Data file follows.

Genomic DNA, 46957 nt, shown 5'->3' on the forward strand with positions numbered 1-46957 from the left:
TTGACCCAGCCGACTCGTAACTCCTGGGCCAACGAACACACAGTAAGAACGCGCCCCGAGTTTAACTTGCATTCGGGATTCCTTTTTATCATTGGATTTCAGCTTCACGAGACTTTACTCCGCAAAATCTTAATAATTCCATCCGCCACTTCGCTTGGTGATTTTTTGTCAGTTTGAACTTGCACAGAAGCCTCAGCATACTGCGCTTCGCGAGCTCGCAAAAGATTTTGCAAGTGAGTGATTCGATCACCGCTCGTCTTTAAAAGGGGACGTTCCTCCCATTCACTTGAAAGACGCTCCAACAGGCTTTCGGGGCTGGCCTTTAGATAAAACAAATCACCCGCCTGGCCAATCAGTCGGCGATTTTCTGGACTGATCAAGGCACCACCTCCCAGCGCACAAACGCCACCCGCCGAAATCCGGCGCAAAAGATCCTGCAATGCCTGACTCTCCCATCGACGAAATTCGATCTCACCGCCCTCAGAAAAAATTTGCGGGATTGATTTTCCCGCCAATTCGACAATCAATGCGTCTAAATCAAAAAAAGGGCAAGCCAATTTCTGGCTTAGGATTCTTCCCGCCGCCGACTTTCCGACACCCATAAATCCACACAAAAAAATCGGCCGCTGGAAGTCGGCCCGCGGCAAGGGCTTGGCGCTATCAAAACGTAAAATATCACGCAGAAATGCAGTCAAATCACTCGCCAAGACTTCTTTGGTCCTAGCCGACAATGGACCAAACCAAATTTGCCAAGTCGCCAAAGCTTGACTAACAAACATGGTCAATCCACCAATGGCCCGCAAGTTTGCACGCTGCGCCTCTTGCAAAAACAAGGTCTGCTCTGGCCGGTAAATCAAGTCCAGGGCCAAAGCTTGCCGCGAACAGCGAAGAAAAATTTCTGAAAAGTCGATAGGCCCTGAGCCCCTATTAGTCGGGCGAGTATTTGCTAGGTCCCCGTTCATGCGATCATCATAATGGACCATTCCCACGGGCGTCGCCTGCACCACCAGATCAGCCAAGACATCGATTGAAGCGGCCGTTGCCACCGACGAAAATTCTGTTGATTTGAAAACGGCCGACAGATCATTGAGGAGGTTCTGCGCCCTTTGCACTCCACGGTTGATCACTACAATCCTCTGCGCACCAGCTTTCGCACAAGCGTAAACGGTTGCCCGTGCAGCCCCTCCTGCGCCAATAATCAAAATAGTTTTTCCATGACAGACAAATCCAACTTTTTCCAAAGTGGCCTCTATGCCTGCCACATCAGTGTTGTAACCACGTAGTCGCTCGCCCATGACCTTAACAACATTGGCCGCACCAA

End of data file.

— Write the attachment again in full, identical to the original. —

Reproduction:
Genomic DNA, 46957 nt, shown 5'->3' on the forward strand with positions numbered 1-46957 from the left:
TTGACCCAGCCGACTCGTAACTCCTGGGCCAACGAACACACAGTAAGAACGCGCCCCGAGTTTAACTTGCATTCGGGATTCCTTTTTATCATTGGATTTCAGCTTCACGAGACTTTACTCCGCAAAATCTTAATAATTCCATCCGCCACTTCGCTTGGTGATTTTTTGTCAGTTTGAACTTGCACAGAAGCCTCAGCATACTGCGCTTCGCGAGCTCGCAAAAGATTTTGCAAGTGAGTGATTCGATCACCGCTCGTCTTTAAAAGGGGACGTTCCTCCCATTCACTTGAAAGACGCTCCAACAGGCTTTCGGGGCTGGCCTTTAGATAAAACAAATCACCCGCCTGGCCAATCAGTCGGCGATTTTCTGGACTGATCAAGGCACCACCTCCCAGCGCACAAACGCCACCCGCCGAAATCCGGCGCAAAAGATCCTGCAATGCCTGACTCTCCCATCGACGAAATTCGATCTCACCGCCCTCAGAAAAAATTTGCGGGATTGATTTTCCCGCCAATTCGACAATCAATGCGTCTAAATCAAAAAAAGGGCAAGCCAATTTCTGGCTTAGGATTCTTCCCGCCGCCGACTTTCCGACACCCATAAATCCACACAAAAAAATCGGCCGCTGGAAGTCGGCCCGCGGCAAGGGCTTGGCGCTATCAAAACGTAAAATATCACGCAGAAATGCAGTCAAATCACTCGCCAAGACTTCTTTGGTCCTAGCCGACAATGGACCAAACCAAATTTGCCAAGTCGCCAAAGCTTGACTAACAAACATGGTCAATCCACCAATGGCCCGCAAGTTTGCACGCTGCGCCTCTTGCAAAAACAAGGTCTGCTCTGGCCGGTAAATCAAGTCCAGGGCCAAAGCTTGCCGCGAACAGCGAAGAAAAATTTCTGAAAAGTCGATAGGCCCTGAGCCCCTATTAGTCGGGCGAGTATTTGCTAGGTCCCCGTTCATGCGATCATCATAATGGACCATTCCCACGGGCGTCGCCTGCACCACCAGATCAGCCAAGACATCGATTGAAGCGGCCGTTGCCACCGACGAAAATTCTGTTGATTTGAAAACGGCCGACAGATCATTGAGGAGGTTCTGCGCCCTTTGCACTCCACGGTTGATCACTACAATCCTCTGCGCACCAGCTTTCGCACAAGCGTAAACGGTTGCCCGTGCAGCCCCTCCTGCGCCAATAATCAAAATAGTTTTTCCATGACAGACAAATCCAACTTTTTCCAAAGTGGCCTCTATGCCTGCCACATCAGTGTTGTAACCACGTAGTCGCTCGCCCATGACCTTAACAACATTGGCCGCACCAA